Medication errors caused by medical negligence can result in serious health conditions that lead to life-threatening injuries, and even death. Medication errors made by doctors, pharmacists, and other healthcare professionals may constitute a medication error lawsuit through a legal process filed by a medical malpractice lawyer in civil court.
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Injuries Caused by Prescription and Medication Errors
Many people have never experienced injuries from medical errors, at least not that they are aware of. However, the U.S. Federal Drug Administration (FDA) that’s responsible for approving new drugs, monitoring drug safety, and protecting consumers, receives more than 100,000 reports of medication errors every year.
Medication errors are increasingly common. In addition to over 100,000 FDA-reported incidents each year, more than 7 million patients undergoing medical care in the United States are impacted by yearly medication errors. More than 41% of Americans report involvement with some type of medical error that occurs to them, family members, or friends. While many incidents result in mild side effects such as headaches, dizziness, nausea and vomiting, and skin rash, others send patients to the hospital with breathing problems, heart palpitations, high blood pressure, and mental confusion.
The FDA defines a medication error as a “preventable event that may cause or lead to the inappropriate use of a medication or patient harm.” Medication errors can occur anywhere within the medication-use system that involves consumers, hospitals, doctors and nurses, pharmacists, other medical professionals, and drug manufacturers and distributors. Medication errors can occur when a medication is taken incorrectly by a patient, when a medication is prescribed improperly by a doctor, when drug information is entered incorrectly into a computer system, or when a medication is improperly dispensed by medical a professional or pharmacist.
The most common medical errors that result in a medication error lawsuit include:
- Prescribing or administering the wrong medication
- Prescribing or administering the wrong dosage
- Prescribing or administering a medication to the wrong patient
- Failing to include proper labels with dosage directions
- Failing to include information about side effects or drug interactions
- Mislabeling a medication (distributor and pharmacy errors)
The most common type of medication errors are dosage errors. Studies show that 7.8% of patient caregivers reported giving a wrong or insufficient dose to a patient, 6.6% reported giving an overdose to a patient, and 5.4% reported giving the wrong medication to a patient. Generally, elderly patients in hospitals and nursing homes are more likely to be affected by medication errors because they take significantly more medications, which may include a variety of different drugs. Patients in hospitals commonly experience medication errors, where 1 in 5 medication doses are given in error by nurses, nurses’ aids caregivers, and hospital staff.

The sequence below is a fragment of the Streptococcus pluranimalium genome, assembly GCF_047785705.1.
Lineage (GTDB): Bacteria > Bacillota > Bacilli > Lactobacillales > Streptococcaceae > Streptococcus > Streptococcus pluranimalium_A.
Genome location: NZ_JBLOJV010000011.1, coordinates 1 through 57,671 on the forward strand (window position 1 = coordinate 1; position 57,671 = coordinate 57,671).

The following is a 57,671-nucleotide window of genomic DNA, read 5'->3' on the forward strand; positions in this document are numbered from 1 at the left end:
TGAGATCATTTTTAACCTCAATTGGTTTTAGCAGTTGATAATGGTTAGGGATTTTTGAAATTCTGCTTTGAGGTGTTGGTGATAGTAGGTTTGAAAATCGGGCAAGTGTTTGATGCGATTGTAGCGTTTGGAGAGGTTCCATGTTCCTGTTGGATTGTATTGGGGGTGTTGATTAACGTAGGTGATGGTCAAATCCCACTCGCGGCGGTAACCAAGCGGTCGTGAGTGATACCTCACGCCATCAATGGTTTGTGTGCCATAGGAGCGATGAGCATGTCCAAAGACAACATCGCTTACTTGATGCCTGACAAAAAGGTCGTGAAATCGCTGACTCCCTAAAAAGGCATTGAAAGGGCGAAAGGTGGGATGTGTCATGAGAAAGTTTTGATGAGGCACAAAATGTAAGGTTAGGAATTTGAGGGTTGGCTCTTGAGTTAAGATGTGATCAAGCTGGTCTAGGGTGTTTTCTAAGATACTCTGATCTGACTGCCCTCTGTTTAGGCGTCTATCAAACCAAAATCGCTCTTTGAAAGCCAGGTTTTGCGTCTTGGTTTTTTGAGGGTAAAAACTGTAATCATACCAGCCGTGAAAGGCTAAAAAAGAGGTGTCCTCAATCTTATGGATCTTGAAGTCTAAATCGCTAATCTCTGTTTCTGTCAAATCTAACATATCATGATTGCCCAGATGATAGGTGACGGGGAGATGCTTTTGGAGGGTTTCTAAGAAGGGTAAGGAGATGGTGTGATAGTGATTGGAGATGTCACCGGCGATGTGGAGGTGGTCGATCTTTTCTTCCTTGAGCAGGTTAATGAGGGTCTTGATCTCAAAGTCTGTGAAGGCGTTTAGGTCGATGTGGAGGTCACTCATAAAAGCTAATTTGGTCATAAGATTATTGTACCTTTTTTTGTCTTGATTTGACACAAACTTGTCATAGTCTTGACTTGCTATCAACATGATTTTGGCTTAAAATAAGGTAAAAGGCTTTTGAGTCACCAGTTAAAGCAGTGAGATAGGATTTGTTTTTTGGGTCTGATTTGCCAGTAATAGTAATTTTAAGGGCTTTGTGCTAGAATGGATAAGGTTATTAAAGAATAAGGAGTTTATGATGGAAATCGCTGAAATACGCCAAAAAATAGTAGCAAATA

Can You Sue for Medication Errors?
When medication errors cause illness or injury to a patient, the patient has a legal right to file a medication error lawsuit if the error was caused by negligence. If a patient is given the wrong medication, this is not enough to file a medication error lawsuit if no illness or injury occurred to the patient. In some cases, these errors can lead to absolutely no harm or injuries to a patient. To sue for damages, you must prove that medical negligence occurred by proving these four factors:
- The medical provider owed a reasonable duty of care to the patient to protect the patient from harm. This includes administering the correct medications and correct dosages.
- The medical provider breached the duty of care. This includes careless or reckless actions when prescribing or administering medications, administering correct doses, labeling medications, and noting possible side effects or drug interactions.
- The patient sustained harm, illness, or injury due to the medical provider’s negligent actions.
- The patient sustained damages as a result of negligent medical actions.
By establishing the four factors shown above, you can file a medication error lawsuit through a medical malpractice lawyer who can help you recover damages. Typical damages paid in a medical malpractice lawsuit or settlement include compensation for medical expenses, rehabilitation and therapy expenses, lost wages, and pain and suffering. If you suffer severe injuries or disabilities, damages for future medical expenses and future lost income may also be awarded. If the court finds that medical negligence resulted from intentional harm or reckless and egregious actions, punitive damages may be awarded solely to punish the responsible party.